New Findings Point to a Promising HIV Vaccine Research Path
Globally each year, 150,000 infants are infected with human immunodeficiency virus, commonly known as HIV—primarily through mother-to-child transmission. Improving outcomes for those infected infants is important, especially because of limited access to antiretroviral therapy. Without the treatment, the risk of transmission during the breastfeeding period is between 10% and 20%, depending on the duration of breastfeeding. That data suggests an infant has natural immune mechanisms that protect against HIV acquisition—which could be a path to research for a potential future HIV vaccine.
According to new research from Boston Medical Center, the immune response that's associated with protection against HIV in infants is known as antibody-dependent cellular cytotoxicity (ADCC). Infants with high levels of ADCC against their mother's strain of HIV are less likely to get HIV through breast milk and have lower rates of morbidity and death even without antiretroviral therapy, the study shows. The response means infants passively acquire maternal antibodies before and while they are consistently exposed to the virus, and they acquire HIV at a lower frequency than typically expected, considering the long duration of viral exposure in utero and during breastfeeding.
Mother-to-child HIV transmission research
Published in Cell Reports Medicine, this study involved researchers examining samples of patient breast milk and maternal plasma from mother-infant pairs who were enrolled from a previous mother-to-child-transmission clinical trial in Malawi. All mothers had chronic HIV infection and had breastfed their babies, who did not have HIV at the start of the study. The 16 mothers who transmitted HIV had their antibody functions compared to the 26 mothers who did not transmit the infection. Similarly, the infants who acquired HIV from their mothers were compared to those infants who did not.
Researchers evaluated the ADCC present in both pre-transmission infant and maternal plasma and breast milk against existing maternal HIV-1 variants. The infants who were exposed yet uninfected had higher ADCC and a combination of ADCC and neutralizing antibody responses against their corresponding mother's strains, compared to infants who were exposed and infected. The infected infants with high ADCC function also had lower morbidity and mortality up to one year after birth.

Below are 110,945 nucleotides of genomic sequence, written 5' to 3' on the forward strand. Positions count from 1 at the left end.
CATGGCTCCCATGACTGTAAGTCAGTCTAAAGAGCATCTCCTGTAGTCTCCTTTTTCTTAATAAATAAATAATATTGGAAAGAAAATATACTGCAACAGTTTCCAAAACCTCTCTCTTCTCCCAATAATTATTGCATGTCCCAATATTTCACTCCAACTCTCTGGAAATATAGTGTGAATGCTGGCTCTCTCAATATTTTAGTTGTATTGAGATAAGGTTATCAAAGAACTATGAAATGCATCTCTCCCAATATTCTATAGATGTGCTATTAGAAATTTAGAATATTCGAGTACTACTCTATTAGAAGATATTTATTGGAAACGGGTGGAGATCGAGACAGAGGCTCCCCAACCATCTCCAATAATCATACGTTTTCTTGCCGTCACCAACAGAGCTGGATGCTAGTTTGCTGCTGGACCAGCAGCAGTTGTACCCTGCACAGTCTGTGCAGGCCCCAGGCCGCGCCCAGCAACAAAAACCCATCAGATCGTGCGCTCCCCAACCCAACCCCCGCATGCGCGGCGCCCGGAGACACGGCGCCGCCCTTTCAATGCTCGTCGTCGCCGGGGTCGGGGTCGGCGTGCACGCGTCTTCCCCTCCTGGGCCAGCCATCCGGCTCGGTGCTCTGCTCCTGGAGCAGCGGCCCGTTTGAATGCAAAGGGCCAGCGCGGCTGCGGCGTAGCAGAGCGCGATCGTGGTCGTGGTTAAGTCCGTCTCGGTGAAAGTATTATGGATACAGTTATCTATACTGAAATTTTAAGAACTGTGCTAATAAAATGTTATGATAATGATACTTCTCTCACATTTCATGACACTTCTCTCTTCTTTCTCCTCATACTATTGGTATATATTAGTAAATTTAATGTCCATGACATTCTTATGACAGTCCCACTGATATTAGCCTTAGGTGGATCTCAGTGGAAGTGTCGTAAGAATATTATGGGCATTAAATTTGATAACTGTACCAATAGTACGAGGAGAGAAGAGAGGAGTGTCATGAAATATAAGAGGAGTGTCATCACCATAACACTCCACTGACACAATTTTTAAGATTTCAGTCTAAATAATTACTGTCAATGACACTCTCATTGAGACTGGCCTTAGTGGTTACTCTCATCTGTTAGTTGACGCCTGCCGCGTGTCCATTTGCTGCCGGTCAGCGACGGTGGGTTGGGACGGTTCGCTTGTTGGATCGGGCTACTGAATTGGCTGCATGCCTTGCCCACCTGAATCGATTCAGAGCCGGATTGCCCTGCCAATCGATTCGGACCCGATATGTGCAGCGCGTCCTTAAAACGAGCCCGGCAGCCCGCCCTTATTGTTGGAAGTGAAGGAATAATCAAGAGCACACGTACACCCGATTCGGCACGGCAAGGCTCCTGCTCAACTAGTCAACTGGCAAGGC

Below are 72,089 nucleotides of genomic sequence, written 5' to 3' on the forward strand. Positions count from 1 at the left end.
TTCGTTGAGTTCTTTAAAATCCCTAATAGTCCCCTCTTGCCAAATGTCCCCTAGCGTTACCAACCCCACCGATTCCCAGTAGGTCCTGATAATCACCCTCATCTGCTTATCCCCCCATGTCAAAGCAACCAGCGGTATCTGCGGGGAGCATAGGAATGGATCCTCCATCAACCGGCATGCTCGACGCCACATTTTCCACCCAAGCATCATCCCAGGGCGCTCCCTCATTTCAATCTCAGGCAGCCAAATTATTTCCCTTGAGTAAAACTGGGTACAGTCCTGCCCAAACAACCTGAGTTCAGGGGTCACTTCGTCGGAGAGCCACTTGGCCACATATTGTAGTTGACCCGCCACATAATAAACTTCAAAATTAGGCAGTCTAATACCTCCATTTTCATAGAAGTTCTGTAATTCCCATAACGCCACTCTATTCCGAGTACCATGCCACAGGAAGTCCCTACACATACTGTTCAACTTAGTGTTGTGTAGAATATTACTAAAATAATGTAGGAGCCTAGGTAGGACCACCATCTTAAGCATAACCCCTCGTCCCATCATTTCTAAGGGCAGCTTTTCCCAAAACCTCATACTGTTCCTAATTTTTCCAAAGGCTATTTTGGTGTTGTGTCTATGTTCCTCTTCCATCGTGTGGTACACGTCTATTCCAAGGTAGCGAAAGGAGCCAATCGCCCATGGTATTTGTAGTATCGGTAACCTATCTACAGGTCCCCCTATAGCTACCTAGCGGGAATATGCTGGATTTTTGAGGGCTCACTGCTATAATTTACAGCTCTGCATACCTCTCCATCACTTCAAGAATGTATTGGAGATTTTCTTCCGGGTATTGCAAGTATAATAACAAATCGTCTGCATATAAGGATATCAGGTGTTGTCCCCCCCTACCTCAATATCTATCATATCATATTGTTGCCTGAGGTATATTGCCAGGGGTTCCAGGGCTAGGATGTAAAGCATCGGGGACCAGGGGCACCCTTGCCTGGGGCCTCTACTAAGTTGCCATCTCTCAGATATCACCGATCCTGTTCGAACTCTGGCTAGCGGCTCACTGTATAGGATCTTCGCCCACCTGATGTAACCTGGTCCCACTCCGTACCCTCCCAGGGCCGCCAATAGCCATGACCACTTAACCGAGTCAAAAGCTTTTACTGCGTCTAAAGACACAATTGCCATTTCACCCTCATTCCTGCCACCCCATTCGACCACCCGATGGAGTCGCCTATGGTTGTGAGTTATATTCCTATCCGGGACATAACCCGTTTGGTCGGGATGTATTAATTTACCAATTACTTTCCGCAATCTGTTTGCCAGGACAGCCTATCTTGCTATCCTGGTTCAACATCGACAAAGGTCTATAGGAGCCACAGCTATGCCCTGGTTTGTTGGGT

"Similar to COVID-19, it is generally believed that if people have pre-existing neutralizing antibodies against HIV, it will protect them from acquiring HIV," says Manish Sagar, MD, an infectious diseases physician at BMC and corresponding author on this study. "Unlike COVID-19, however, this research demonstrates that the presence of neutralizing antibodies in exposed individuals does not protect from HIV transmission."
A new potential target for HIV vaccine research
Instead, BMC's findings indicate that ADCC could be a potential new target for future vaccine research. ADCC, more than neutralizing antibodies, associates with lower mother-to-child transmission and decreased post-infection infant morbidity.
Therefore, the researchers recommend that HIV vaccine efforts should include a focus on enhancing ADCC responses in highly exposed, at-risk individuals. Because current immunogens have been unable to elicit neutralizing antibodies, inducing ADCC responses may be a more feasible target.
"HIV vaccine efforts have been primarily focused on eliciting neutralizing antibodies," says Sagar. "The results of this study suggest that there are additional immune factors that may be associated with protection against HIV transmission."